In their search for accomplices, anti-terror investigators have now established that Anzorov had contact with a Russian-speaking militant in Syria whose identity is not yet known, the source told AFP.
Le Parisien newspaper reported on Thursday that Anzorov’s suspected contact had been located through an IP address traced back to Idlib, a militant holdout in northwestern Syria.
In an audio message in Russian immediately after the killing, translated by AFP, Anzorov said that he had “avenged the Prophet” whom the teacher had shown “in an insulting way.”
The message was published on social media in a video, accompanied by two tweets, one showing the victim’s severed head and another in which Anzorov confessed to the murder.
Moments later he was shot dead by police. Anzorov decapitated Paty with a long knife.
Many of Paty’s students saw the images online before they could be taken down.
The teenagers who pointed out Paty to his killer in return for money were late Wednesday charged over the killing.

HIGHLIGHT

Le Parisien newspaper reported on Thursday that Anzorov’s suspected contact had been located through an IP address traced back to Idlib, a militant holdout in northwestern Syria.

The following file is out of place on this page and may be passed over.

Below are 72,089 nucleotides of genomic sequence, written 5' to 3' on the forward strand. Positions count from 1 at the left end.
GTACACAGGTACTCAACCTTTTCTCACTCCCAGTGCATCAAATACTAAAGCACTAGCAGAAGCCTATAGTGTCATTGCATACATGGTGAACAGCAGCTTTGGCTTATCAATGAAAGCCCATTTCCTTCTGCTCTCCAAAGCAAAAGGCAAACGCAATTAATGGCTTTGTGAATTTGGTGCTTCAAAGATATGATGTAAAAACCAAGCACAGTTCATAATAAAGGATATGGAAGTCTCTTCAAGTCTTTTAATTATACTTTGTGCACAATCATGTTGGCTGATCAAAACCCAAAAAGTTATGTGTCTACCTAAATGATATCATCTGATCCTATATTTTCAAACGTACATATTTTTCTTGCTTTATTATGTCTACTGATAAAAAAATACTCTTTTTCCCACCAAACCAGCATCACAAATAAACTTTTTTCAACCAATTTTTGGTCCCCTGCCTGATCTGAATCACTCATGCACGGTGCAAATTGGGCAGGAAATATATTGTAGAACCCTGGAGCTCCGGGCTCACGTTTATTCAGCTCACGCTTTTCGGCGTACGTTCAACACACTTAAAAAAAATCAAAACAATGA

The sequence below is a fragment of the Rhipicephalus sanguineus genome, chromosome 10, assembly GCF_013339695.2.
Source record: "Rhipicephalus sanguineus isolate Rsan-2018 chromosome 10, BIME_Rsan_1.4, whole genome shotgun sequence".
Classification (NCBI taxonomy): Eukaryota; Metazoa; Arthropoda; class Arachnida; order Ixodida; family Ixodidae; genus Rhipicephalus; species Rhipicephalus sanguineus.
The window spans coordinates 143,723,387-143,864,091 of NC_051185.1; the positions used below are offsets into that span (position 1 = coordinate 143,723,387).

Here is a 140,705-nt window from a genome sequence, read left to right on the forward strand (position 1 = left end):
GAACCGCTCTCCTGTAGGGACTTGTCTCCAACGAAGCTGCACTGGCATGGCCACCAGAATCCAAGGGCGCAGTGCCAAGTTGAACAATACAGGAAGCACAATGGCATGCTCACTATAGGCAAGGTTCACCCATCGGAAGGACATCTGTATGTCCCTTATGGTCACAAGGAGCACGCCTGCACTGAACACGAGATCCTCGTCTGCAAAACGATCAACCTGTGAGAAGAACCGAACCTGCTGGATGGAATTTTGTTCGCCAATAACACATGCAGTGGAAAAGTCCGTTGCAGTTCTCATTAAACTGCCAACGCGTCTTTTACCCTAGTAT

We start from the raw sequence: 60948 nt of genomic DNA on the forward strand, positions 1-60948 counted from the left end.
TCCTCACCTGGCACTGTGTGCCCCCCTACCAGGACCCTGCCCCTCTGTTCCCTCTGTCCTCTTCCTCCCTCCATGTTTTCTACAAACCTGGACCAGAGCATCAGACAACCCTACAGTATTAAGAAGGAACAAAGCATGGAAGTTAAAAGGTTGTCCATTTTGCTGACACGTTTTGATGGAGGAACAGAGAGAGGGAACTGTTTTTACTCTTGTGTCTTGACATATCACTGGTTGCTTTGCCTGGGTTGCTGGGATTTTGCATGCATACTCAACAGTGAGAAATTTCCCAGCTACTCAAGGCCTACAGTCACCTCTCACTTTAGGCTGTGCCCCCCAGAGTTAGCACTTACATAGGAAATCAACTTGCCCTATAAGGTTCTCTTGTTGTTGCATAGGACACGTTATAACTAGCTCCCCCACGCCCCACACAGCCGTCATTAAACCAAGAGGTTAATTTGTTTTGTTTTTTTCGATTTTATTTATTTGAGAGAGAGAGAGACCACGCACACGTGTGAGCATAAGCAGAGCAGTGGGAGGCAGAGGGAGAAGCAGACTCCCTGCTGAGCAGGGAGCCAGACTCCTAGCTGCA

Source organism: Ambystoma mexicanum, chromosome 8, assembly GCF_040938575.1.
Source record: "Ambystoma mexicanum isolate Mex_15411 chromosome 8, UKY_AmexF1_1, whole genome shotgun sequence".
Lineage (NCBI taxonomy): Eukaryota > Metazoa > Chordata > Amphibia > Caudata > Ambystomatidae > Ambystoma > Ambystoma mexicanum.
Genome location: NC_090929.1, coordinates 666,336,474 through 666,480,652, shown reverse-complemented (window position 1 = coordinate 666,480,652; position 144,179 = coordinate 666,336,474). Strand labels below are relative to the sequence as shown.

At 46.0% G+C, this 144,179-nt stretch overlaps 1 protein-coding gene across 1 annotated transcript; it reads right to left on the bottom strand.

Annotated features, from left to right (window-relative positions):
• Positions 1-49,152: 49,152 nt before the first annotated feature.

The parent of one of Paty’s pupils, who started the social media campaign against the teacher even though his daughter was not in class when the cartoons were shown, was also charged.
Also charged was a known extremist radical who helped the father stir up outrage against Paty.
The other three facing prosecution are friends of Anzorov, one of whom allegedly drove him to the scene of the crime while another accompanied him to purchase a weapon.
Two of them also face c harges of being complicit in terrorist murder while the third was charged with a lesser offense, the anti-terrorist prosecutor’s office said.
Paty, 47, became the target of an online hate campaign over his choice of lesson material — the same images which unleashed a bloody assault by gunmen on the offices of satirical magazine Charlie Hebdo in January 2015.
Police have carried out dozens of raids since the crime, while the government has ordered the six-month closure of a mosque outside Paris and dissolved the Sheikh Yassin Collective, a group they said supported Hamas.
The French government has earmarked for dissolution more than 50 other organizations it accuses of having links with extremists.
Paty’s beheading was the second knife attack since a trial of alleged accomplices in the Charlie Hebdo attack started last month.
The killing has prompted an outpouring of emotion in France, with tens of thousands taking part in rallies countrywide in defense of free speech and the right to mock religion.
“We will not give up cartoons,” Macron vowed at a ceremony Wednesday in Paty’s honor at the Sorbonne university in Paris.